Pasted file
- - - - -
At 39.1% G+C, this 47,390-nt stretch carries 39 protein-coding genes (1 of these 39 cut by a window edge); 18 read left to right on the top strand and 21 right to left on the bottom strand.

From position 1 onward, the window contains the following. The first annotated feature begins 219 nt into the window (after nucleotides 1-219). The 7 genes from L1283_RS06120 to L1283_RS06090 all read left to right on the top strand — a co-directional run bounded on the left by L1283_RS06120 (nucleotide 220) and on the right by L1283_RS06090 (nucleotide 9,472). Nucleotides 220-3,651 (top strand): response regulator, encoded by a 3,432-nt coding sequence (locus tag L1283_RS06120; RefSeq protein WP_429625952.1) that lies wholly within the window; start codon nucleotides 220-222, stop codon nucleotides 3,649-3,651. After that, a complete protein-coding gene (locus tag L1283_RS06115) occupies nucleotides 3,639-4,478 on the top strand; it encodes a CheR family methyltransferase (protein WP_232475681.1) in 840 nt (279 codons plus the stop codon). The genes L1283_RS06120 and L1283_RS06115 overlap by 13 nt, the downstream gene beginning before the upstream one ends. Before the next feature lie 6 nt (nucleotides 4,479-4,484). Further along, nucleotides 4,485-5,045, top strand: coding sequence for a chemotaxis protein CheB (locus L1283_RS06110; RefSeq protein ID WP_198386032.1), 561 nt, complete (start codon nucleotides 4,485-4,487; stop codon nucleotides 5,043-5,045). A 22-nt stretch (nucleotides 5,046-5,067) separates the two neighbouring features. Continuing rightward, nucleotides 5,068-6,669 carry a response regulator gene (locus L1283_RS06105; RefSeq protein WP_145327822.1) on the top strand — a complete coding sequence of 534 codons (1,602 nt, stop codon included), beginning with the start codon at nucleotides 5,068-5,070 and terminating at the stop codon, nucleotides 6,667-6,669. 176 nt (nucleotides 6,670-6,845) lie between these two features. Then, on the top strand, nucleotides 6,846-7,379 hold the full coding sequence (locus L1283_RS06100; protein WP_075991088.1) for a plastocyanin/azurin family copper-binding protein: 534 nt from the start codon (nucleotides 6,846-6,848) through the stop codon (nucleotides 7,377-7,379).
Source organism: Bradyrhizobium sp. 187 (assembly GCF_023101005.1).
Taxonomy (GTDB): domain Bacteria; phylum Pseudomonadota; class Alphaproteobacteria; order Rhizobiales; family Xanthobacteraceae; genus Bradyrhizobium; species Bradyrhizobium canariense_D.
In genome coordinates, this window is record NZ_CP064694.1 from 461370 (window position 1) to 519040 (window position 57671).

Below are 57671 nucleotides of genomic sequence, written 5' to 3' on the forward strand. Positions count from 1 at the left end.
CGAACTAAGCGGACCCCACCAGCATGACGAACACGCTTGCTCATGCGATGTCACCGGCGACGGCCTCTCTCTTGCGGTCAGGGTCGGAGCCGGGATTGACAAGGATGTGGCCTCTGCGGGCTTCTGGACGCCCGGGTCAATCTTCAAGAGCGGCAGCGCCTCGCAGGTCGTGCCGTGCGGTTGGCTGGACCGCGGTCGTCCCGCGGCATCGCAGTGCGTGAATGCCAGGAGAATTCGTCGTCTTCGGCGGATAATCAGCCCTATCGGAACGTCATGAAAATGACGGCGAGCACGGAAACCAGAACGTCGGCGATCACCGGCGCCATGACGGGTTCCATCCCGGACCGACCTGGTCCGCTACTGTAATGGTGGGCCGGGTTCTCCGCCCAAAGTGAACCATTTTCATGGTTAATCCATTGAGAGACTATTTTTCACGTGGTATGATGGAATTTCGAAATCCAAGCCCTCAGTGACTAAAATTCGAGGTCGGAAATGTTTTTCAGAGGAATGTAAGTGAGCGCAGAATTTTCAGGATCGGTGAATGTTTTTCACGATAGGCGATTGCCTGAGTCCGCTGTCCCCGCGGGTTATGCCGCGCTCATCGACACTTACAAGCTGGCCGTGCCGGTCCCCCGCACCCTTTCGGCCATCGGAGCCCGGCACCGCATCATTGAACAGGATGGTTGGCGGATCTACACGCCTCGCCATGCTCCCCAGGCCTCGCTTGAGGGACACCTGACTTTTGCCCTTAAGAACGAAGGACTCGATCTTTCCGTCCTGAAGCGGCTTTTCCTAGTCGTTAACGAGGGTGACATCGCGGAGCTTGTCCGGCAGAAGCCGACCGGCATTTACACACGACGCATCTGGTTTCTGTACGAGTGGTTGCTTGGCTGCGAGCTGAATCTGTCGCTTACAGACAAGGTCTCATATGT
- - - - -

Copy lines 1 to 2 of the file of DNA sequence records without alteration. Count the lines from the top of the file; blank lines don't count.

At 39.1% G+C, this 47,390-nt stretch carries 39 protein-coding genes (1 of these 39 cut by a window edge); 18 read left to right on the top strand and 21 right to left on the bottom strand.

From position 1 onward, the window contains the following. The first annotated feature begins 219 nt into the window (after nucleotides 1-219). The 7 genes from L1283_RS06120 to L1283_RS06090 all read left to right on the top strand — a co-directional run bounded on the left by L1283_RS06120 (nucleotide 220) and on the right by L1283_RS06090 (nucleotide 9,472). Nucleotides 220-3,651 (top strand): response regulator, encoded by a 3,432-nt coding sequence (locus tag L1283_RS06120; RefSeq protein WP_429625952.1) that lies wholly within the window; start codon nucleotides 220-222, stop codon nucleotides 3,649-3,651. After that, a complete protein-coding gene (locus tag L1283_RS06115) occupies nucleotides 3,639-4,478 on the top strand; it encodes a CheR family methyltransferase (protein WP_232475681.1) in 840 nt (279 codons plus the stop codon). The genes L1283_RS06120 and L1283_RS06115 overlap by 13 nt, the downstream gene beginning before the upstream one ends. Before the next feature lie 6 nt (nucleotides 4,479-4,484). Further along, nucleotides 4,485-5,045, top strand: coding sequence for a chemotaxis protein CheB (locus L1283_RS06110; RefSeq protein ID WP_198386032.1), 561 nt, complete (start codon nucleotides 4,485-4,487; stop codon nucleotides 5,043-5,045). A 22-nt stretch (nucleotides 5,046-5,067) separates the two neighbouring features. Continuing rightward, nucleotides 5,068-6,669 carry a response regulator gene (locus L1283_RS06105; RefSeq protein WP_145327822.1) on the top strand — a complete coding sequence of 534 codons (1,602 nt, stop codon included), beginning with the start codon at nucleotides 5,068-5,070 and terminating at the stop codon, nucleotides 6,667-6,669. 176 nt (nucleotides 6,670-6,845) lie between these two features. Then, on the top strand, nucleotides 6,846-7,379 hold the full coding sequence (locus L1283_RS06100; protein WP_075991088.1) for a plastocyanin/azurin family copper-binding protein: 534 nt from the start codon (nucleotides 6,846-6,848) through the stop codon (nucleotides 7,377-7,379).